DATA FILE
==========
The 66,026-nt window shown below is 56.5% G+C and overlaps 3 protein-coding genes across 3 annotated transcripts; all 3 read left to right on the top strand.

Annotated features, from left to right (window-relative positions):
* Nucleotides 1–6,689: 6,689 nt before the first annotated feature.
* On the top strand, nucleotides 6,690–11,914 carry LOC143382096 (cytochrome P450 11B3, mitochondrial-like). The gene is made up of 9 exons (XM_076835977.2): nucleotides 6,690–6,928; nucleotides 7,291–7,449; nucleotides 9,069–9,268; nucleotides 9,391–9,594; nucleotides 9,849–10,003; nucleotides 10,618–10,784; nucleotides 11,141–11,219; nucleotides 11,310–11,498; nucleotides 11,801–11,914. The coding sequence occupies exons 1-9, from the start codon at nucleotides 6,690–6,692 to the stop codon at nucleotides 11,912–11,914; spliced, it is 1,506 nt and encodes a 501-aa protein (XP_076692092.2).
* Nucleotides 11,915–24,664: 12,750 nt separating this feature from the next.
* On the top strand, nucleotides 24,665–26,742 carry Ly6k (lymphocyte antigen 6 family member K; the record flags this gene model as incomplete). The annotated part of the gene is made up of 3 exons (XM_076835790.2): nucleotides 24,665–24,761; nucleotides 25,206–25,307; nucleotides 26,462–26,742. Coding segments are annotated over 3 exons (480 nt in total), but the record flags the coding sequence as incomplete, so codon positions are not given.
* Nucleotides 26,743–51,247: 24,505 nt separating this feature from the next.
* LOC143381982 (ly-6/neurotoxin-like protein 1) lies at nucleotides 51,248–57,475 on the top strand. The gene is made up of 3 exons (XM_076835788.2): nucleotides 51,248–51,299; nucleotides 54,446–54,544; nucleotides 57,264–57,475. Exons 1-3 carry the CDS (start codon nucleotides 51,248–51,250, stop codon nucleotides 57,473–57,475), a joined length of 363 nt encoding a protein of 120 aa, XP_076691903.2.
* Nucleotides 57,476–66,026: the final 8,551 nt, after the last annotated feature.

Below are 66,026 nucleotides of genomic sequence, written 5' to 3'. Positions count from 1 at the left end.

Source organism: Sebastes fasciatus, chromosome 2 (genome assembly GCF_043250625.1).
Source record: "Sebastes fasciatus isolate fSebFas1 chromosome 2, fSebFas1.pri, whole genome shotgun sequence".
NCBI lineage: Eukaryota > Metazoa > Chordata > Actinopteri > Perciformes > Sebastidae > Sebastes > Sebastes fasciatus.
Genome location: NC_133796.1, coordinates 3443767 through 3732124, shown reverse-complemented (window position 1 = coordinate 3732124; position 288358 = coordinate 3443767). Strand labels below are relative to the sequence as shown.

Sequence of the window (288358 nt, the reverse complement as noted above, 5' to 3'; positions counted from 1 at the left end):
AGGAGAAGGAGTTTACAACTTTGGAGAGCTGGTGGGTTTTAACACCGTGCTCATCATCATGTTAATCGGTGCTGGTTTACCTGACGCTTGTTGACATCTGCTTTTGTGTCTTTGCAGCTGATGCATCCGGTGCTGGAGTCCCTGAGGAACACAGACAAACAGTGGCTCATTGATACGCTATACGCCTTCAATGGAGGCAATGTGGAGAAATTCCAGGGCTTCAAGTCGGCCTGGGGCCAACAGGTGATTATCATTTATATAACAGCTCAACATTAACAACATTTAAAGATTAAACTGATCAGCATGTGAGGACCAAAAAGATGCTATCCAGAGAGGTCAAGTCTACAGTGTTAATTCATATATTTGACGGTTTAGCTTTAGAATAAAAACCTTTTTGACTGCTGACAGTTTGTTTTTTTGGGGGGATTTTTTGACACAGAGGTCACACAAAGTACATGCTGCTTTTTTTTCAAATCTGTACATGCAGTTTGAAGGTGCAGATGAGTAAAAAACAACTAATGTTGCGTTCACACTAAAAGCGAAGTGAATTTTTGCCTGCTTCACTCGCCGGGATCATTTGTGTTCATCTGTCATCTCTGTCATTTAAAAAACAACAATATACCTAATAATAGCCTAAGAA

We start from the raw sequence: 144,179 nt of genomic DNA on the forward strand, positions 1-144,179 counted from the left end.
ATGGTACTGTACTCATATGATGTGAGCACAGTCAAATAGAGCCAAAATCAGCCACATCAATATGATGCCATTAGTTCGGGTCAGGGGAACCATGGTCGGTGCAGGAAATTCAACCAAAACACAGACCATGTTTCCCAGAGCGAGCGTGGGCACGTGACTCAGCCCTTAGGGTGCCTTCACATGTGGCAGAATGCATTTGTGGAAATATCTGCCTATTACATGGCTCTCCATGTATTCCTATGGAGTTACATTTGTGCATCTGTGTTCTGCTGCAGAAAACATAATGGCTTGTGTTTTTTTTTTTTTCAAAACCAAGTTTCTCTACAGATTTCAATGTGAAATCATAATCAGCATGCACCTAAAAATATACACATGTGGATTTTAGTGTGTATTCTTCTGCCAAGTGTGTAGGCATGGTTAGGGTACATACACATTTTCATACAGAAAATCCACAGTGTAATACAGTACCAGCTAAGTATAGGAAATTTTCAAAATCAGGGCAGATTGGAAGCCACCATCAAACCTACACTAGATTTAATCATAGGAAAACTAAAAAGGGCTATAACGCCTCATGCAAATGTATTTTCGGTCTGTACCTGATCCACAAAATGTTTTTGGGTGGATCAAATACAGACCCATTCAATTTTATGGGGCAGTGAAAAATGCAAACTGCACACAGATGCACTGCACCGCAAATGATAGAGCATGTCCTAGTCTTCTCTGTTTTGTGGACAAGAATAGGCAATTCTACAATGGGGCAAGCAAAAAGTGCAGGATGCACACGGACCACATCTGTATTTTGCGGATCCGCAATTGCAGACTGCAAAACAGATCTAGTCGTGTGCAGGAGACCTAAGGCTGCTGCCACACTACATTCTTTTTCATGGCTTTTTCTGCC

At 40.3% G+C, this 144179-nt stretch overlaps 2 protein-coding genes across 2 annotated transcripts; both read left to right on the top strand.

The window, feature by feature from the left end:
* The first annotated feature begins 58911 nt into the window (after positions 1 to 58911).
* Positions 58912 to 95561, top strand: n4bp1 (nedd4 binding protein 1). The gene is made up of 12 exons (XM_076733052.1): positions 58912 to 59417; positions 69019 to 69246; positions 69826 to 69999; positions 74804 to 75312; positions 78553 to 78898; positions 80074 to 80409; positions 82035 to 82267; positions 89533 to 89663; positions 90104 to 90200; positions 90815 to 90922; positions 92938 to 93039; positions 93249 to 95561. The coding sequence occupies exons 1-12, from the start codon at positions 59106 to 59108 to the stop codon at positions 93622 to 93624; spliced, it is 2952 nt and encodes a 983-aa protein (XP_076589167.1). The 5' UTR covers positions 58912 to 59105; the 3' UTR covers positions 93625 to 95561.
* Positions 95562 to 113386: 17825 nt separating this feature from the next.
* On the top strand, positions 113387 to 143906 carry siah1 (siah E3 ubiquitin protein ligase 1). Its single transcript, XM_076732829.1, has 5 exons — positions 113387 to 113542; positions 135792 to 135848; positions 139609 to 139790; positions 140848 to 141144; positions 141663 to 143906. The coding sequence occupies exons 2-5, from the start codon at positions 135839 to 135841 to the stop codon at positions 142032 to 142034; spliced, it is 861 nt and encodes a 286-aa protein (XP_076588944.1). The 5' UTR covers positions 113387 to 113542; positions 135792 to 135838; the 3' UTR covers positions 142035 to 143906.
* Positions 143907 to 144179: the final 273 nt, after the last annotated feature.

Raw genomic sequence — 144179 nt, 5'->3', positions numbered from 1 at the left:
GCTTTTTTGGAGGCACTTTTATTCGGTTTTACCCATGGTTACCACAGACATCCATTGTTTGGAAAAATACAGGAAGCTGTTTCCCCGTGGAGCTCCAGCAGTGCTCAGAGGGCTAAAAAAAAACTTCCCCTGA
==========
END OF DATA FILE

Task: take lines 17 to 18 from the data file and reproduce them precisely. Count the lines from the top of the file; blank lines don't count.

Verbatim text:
We start from the raw sequence: 144,179 nt of genomic DNA on the forward strand, positions 1-144,179 counted from the left end.
ATGGTACTGTACTCATATGATGTGAGCACAGTCAAATAGAGCCAAAATCAGCCACATCAATATGATGCCATTAGTTCGGGTCAGGGGAACCATGGTCGGTGCAGGAAATTCAACCAAAACACAGACCATGTTTCCCAGAGCGAGCGTGGGCACGTGACTCAGCCCTTAGGGTGCCTTCACATGTGGCAGAATGCATTTGTGGAAATATCTGCCTATTACATGGCTCTCCATGTATTCCTATGGAGTTACATTTGTGCATCTGTGTTCTGCTGCAGAAAACATAATGGCTTGTGTTTTTTTTTTTTTCAAAACCAAGTTTCTCTACAGATTTCAATGTGAAATCATAATCAGCATGCACCTAAAAATATACACATGTGGATTTTAGTGTGTATTCTTCTGCCAAGTGTGTAGGCATGGTTAGGGTACATACACATTTTCATACAGAAAATCCACAGTGTAATACAGTACCAGCTAAGTATAGGAAATTTTCAAAATCAGGGCAGATTGGAAGCCACCATCAAACCTACACTAGATTTAATCATAGGAAAACTAAAAAGGGCTATAACGCCTCATGCAAATGTATTTTCGGTCTGTACCTGATCCACAAAATGTTTTTGGGTGGATCAAATACAGACCCATTCAATTTTATGGGGCAGTGAAAAATGCAAACTGCACACAGATGCACTGCACCGCAAATGATAGAGCATGTCCTAGTCTTCTCTGTTTTGTGGACAAGAATAGGCAATTCTACAATGGGGCAAGCAAAAAGTGCAGGATGCACACGGACCACATCTGTATTTTGCGGATCCGCAATTGCAGACTGCAAAACAGATCTAGTCGTGTGCAGGAGACCTAAGGCTGCTGCCACACTACATTCTTTTTCATGGCTTTTTCTGCC